Author Topic: #569 – Electric Fields, Son.  (Read 3266 times)

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Offline bsfeechannel

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#569 – Electric Fields, Son.
« on: February 06, 2022, 06:51:34 pm »
So you have to do transient mode analysis, as us engineers call it, as these physicists don't know about this sort of stuff, you know, this is the domain of engineering [...]


Transient analysis was introduced in electromagnetism by Oliver Heaviside, a physicist. He came up with a tool called operational calculus, now supplanted by the related but more rigorous Laplace transform, and what is now known as the Heaviside step function specifically to deal with transients, whose solutions we engineers take for granted, when doing transient analysis.

This is an example of what happens when, in trying to popularize a cool but difficult and unintuitive concept, you have to simplify the theory--otherwise people won't get engaged--and you end up dumbing it down to the point of creating misconceptions.

We, "practical engineers", that were introduced to electronics by magazines or, more modernly, by videos and articles on the internet, get impregnated with these dumbed-down concepts like the water and pipe analogy for electricity flowing in wires. When we are confronted with the real thing and our misconceptions are debunked by the formal theory, we freak out, and these Electroboom-vs-Lewin, "practical engineers"-vs-physicists-like debates ensue.

These disputes will lose their meaning when we realize that physicists and mathematicians created the paradise where we engineers live.
« Last Edit: February 06, 2022, 07:03:02 pm by bsfeechannel »
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Offline HuronKing

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Re: #569 – Electric Fields, Son.
« Reply #1 on: February 07, 2022, 04:30:55 pm »
*Physicists invent transient mode analysis and transmission line theory and apply Poynting theory to invent coax cables.*

"Ya see, physicists don't understand transient mode analysis unlike us manly men practically practical engineers."

I'll go a step farther with your point @bsfeechannel. In the podcast, they discuss various analysis methods, capacitive coupling, transformer model, dipole antenna model etc and say they can all be used to answer Veritasium's riddle... and the Poynting vector is 'physicist blah blah blah.'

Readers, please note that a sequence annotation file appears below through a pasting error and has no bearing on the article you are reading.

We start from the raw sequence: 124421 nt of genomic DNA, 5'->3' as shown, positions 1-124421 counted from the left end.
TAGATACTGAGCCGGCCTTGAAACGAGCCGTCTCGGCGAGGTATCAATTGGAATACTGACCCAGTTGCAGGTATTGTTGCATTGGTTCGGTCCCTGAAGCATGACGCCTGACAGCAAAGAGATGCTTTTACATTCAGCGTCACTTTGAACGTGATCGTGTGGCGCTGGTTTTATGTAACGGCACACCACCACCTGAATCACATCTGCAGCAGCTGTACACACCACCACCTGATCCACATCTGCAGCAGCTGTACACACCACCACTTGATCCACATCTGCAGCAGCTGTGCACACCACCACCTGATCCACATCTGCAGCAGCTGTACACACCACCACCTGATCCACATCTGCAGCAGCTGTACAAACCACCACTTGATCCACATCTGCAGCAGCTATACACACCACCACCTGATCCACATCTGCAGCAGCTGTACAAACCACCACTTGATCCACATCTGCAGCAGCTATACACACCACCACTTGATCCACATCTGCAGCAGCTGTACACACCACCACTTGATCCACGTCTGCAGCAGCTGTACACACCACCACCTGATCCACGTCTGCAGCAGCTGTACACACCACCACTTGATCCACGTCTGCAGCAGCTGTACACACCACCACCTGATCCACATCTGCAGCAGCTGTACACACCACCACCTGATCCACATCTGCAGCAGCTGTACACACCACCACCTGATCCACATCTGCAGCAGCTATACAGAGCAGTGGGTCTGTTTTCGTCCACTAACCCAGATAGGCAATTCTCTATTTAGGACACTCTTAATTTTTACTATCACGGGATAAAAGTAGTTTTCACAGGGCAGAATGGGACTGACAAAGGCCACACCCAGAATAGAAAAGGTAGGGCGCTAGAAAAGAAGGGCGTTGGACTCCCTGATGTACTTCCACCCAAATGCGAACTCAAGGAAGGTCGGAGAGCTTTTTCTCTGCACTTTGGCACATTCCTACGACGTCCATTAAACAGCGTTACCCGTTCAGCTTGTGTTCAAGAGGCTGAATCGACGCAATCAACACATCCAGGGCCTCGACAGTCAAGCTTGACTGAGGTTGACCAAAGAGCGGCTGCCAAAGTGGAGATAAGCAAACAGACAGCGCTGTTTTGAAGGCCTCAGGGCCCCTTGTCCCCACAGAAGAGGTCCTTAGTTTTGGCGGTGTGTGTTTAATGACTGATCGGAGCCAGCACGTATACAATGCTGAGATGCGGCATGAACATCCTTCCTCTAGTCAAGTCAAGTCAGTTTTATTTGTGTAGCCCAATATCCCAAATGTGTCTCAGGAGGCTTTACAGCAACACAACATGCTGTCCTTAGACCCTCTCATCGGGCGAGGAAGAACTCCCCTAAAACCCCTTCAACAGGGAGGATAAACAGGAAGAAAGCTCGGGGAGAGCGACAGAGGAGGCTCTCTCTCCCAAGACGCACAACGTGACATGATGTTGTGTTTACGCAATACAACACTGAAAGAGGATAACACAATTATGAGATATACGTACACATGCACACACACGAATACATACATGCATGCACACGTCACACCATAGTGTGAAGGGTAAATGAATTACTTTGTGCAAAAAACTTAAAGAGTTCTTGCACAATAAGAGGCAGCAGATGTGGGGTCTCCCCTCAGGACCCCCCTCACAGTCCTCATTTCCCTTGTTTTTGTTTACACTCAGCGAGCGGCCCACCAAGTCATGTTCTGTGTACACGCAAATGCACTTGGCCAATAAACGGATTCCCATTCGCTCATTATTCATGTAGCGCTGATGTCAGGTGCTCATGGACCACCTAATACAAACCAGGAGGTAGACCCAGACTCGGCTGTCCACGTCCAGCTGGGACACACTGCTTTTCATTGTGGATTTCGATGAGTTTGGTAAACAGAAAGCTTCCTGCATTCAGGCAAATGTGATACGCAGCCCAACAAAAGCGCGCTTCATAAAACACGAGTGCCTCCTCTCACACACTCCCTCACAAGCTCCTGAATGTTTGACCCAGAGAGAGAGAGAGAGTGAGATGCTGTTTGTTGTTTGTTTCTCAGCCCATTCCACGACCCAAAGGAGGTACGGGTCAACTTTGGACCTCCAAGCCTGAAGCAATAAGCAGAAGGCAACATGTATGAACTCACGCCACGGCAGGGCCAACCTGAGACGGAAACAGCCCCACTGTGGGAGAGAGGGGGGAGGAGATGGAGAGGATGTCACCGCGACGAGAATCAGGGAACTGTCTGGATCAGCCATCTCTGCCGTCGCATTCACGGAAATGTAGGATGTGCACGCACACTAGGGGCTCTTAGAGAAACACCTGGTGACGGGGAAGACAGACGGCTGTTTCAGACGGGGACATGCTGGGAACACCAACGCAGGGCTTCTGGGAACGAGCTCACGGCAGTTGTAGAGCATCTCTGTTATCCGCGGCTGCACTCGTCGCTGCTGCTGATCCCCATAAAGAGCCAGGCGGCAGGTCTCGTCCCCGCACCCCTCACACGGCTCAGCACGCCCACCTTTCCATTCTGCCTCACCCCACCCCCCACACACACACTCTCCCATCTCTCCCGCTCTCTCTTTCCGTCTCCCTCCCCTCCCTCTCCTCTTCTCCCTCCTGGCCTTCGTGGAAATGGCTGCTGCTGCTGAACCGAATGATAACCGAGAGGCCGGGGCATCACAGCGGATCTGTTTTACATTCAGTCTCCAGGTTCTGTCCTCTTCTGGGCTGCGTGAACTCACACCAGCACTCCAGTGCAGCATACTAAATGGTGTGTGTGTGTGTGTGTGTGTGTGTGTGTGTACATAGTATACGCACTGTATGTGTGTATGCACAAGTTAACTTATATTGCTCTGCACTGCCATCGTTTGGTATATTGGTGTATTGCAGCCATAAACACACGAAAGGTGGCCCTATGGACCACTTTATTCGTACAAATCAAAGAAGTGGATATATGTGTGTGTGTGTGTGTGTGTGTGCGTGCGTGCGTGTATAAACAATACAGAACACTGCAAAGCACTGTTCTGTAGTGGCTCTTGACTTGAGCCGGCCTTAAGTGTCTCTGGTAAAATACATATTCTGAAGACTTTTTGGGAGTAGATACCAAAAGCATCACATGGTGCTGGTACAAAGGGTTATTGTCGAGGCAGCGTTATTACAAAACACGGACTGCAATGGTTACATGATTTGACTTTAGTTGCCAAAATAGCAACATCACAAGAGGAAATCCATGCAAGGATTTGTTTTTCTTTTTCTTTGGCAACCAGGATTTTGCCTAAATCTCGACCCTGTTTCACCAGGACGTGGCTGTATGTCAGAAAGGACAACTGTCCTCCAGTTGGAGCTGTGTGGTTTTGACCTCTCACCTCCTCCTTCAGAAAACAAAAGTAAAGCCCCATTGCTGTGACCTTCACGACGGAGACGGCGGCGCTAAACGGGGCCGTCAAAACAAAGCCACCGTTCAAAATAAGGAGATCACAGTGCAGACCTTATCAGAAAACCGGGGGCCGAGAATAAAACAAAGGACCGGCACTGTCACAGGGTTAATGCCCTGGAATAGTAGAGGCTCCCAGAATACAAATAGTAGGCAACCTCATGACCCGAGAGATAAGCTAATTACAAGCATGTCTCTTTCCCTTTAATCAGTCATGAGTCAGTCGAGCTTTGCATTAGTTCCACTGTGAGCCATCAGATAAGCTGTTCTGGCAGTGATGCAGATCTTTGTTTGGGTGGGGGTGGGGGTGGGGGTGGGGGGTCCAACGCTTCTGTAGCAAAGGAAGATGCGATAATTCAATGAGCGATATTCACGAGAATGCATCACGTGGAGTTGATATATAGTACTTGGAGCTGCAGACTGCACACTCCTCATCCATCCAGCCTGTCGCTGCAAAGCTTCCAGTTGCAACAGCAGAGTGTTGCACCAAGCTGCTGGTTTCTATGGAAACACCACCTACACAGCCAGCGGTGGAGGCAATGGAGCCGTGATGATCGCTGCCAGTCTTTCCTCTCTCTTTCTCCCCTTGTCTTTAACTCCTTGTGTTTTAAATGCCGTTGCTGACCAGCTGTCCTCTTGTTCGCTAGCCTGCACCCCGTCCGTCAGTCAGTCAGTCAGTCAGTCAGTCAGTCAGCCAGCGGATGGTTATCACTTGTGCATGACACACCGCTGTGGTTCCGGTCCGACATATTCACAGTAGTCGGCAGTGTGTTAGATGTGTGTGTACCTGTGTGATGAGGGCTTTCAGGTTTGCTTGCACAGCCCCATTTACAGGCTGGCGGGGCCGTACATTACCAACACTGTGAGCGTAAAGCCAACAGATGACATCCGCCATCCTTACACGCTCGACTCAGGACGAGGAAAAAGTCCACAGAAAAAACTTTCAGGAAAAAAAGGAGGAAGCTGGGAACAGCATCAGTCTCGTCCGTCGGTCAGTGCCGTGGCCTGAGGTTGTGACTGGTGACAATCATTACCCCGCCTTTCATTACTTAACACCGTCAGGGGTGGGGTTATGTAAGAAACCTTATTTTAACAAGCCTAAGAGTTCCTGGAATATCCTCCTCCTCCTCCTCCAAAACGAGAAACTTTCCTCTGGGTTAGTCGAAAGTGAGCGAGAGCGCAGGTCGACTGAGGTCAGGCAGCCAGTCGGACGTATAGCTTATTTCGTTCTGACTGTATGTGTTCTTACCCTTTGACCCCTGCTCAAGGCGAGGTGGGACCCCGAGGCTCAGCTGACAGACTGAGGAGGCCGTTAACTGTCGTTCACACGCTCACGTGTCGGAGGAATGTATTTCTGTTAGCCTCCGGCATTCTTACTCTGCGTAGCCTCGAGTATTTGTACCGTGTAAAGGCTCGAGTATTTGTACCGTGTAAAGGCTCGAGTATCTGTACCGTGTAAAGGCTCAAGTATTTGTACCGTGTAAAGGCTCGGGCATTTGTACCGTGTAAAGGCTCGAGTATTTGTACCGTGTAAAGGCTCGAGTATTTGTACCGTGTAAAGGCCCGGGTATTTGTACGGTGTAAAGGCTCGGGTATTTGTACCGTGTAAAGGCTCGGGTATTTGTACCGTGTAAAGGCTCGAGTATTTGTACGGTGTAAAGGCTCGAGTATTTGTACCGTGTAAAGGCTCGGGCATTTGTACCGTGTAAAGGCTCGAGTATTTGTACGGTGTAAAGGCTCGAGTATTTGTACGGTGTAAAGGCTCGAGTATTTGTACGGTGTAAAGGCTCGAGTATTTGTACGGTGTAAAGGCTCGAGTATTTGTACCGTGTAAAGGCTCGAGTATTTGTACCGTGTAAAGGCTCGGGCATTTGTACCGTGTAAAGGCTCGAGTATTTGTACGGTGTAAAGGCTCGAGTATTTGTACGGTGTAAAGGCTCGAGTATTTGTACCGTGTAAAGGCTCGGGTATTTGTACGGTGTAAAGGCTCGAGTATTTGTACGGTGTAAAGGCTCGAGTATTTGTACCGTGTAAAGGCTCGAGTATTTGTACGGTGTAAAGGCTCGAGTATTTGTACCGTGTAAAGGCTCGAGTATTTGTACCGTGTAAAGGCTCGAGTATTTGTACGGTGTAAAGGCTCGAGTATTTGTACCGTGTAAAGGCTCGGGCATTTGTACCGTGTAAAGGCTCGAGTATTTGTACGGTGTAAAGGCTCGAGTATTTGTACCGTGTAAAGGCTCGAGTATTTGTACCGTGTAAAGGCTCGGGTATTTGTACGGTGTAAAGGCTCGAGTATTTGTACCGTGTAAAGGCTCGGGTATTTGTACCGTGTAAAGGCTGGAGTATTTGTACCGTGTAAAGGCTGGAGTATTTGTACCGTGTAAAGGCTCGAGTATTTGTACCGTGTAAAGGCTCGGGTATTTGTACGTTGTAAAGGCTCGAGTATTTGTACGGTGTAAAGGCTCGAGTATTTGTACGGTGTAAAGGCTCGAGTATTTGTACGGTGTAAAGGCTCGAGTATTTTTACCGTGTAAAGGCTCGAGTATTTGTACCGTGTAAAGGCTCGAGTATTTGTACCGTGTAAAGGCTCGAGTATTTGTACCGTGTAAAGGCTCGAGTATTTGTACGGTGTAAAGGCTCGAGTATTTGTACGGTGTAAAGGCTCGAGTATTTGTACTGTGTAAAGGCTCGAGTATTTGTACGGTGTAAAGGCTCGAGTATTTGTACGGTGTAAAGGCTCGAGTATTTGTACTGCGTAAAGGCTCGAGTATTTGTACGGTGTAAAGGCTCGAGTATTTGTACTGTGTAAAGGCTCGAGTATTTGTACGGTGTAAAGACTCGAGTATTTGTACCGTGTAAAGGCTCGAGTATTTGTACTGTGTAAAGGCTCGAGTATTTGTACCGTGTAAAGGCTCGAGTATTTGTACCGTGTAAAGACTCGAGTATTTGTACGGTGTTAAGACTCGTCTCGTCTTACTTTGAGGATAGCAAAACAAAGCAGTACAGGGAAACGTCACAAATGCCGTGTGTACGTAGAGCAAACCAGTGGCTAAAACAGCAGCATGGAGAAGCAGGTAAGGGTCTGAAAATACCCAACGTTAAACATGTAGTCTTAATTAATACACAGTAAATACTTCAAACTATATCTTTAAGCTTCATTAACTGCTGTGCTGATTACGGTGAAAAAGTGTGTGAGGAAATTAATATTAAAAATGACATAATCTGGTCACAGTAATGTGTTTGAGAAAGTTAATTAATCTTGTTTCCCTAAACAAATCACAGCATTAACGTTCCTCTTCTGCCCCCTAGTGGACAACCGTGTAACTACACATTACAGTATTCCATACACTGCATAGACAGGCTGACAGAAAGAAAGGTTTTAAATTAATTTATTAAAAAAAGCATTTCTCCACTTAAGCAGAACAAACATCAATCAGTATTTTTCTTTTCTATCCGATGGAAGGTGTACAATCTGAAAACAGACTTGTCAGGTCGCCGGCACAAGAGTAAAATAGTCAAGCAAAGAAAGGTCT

When the whole point of Veritasium's video was to try to explain what theory underlies those models in the first place. The answer is of course Maxwell's Theory which smart chaps like Heaviside used to invent coax cables and Hertz used to invent dipole antennas and Tesla used to make induction motors and industrial transformers...

I agree that Veritasium's video wasn't terribly good at making the connection clear. It made a lot of disjointed points and was exceptionally frustrating to mebecause none of it individually was wrong but the connection between the ideas wasn't brought together.

But if the answer to the question he started the video with is "how the heck does energy jump across the air gap in a transformer if energy only flows in wires?" is "so we have a transformer model, don't worry about the energy" then that is also really poor education.

Nikola Tesla, obviously, had an ax to grind against Thomas Edison, but I like this quote
His [Thomas Edison] method was inefficient in the extreme, for an immense ground had to be covered to get anything at all unless blind chance intervened and, at first, I was almost a sorry witness of his doings, knowing that just a little theory and calculation would have saved him 90 per cent of the labor. But he had a veritable contempt for book learning and mathematical knowledge, trusting himself entirely to his inventor's instinct and practical American sense. In view of this, the truly prodigious amount of his actual accomplishments is little short of a miracle.